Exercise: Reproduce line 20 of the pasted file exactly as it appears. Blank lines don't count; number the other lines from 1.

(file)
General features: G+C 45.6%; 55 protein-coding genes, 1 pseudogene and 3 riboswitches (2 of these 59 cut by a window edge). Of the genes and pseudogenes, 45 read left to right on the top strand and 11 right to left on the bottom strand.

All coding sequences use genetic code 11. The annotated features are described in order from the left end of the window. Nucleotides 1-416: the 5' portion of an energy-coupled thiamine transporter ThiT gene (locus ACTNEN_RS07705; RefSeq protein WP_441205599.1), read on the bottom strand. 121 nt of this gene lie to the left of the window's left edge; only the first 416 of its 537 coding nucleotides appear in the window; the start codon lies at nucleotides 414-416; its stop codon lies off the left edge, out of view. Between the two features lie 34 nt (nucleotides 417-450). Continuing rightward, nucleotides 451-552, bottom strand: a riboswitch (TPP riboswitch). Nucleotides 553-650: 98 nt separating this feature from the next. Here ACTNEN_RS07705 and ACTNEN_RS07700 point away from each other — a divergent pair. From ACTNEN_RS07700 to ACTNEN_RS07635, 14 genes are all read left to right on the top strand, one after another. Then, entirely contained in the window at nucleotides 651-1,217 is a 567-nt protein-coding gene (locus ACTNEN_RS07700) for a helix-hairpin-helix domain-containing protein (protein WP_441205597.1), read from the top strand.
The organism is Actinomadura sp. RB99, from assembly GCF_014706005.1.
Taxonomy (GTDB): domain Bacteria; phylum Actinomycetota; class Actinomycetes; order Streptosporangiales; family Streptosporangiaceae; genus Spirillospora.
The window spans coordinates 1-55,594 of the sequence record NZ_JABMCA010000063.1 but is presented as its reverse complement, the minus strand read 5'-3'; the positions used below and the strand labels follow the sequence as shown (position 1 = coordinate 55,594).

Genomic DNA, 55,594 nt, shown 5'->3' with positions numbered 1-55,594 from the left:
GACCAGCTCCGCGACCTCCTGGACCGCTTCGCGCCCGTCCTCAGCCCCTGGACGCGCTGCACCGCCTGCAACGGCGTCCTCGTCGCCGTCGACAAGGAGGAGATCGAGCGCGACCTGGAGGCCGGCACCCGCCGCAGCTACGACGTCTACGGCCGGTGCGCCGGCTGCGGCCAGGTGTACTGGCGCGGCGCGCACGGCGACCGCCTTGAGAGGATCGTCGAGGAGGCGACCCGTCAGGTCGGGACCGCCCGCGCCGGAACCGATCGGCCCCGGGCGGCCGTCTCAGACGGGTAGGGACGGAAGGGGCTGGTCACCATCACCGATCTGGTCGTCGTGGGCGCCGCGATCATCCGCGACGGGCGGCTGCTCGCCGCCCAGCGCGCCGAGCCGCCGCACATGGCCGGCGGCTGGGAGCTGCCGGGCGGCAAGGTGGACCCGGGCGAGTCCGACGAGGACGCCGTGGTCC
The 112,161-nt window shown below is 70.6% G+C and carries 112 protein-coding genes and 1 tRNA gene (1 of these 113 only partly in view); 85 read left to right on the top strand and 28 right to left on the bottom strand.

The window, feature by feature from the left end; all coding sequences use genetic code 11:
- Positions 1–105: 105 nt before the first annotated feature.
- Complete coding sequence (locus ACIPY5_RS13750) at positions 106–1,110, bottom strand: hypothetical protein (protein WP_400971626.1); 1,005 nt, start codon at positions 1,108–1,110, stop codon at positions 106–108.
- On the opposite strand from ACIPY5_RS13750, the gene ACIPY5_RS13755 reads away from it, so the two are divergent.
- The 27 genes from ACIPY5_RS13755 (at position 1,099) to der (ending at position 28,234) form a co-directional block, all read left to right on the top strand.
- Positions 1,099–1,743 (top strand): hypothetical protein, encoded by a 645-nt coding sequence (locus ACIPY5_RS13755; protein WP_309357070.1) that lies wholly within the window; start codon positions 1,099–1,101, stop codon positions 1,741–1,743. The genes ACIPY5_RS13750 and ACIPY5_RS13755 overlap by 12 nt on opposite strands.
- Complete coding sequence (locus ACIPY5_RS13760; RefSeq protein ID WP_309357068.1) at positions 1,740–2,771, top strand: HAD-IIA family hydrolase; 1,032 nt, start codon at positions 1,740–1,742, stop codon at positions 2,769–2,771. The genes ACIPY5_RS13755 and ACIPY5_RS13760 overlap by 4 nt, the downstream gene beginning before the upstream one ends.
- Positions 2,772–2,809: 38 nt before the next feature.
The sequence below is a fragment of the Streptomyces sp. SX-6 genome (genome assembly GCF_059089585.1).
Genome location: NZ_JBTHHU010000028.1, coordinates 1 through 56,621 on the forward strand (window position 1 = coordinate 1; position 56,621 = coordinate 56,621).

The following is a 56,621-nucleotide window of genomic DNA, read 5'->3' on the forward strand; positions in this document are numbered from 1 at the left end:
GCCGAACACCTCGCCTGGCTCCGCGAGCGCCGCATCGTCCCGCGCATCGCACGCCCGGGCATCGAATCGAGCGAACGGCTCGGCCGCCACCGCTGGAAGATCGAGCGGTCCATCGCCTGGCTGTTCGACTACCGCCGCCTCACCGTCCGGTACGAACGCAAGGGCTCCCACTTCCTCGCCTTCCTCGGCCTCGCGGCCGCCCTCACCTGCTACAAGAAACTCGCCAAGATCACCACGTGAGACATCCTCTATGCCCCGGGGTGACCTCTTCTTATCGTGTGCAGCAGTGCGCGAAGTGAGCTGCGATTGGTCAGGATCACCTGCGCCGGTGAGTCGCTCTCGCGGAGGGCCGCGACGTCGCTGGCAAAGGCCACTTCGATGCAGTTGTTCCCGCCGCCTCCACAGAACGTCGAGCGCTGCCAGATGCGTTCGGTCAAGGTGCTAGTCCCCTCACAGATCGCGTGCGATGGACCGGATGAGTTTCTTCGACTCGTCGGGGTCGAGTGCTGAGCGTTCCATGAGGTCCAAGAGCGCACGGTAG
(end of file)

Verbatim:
GCCGAACACCTCGCCTGGCTCCGCGAGCGCCGCATCGTCCCGCGCATCGCACGCCCGGGCATCGAATCGAGCGAACGGCTCGGCCGCCACCGCTGGAAGATCGAGCGGTCCATCGCCTGGCTGTTCGACTACCGCCGCCTCACCGTCCGGTACGAACGCAAGGGCTCCCACTTCCTCGCCTTCCTCGGCCTCGCGGCCGCCCTCACCTGCTACAAGAAACTCGCCAAGATCACCACGTGAGACATCCTCTATGCCCCGGGGTGACCTCTTCTTATCGTGTGCAGCAGTGCGCGAAGTGAGCTGCGATTGGTCAGGATCACCTGCGCCGGTGAGTCGCTCTCGCGGAGGGCCGCGACGTCGCTGGCAAAGGCCACTTCGATGCAGTTGTTCCCGCCGCCTCCACAGAACGTCGAGCGCTGCCAGATGCGTTCGGTCAAGGTGCTAGTCCCCTCACAGATCGCGTGCGATGGACCGGATGAGTTTCTTCGACTCGTCGGGGTCGAGTGCTGAGCGTTCCATGAGGTCCAAGAGCGCACGGTAG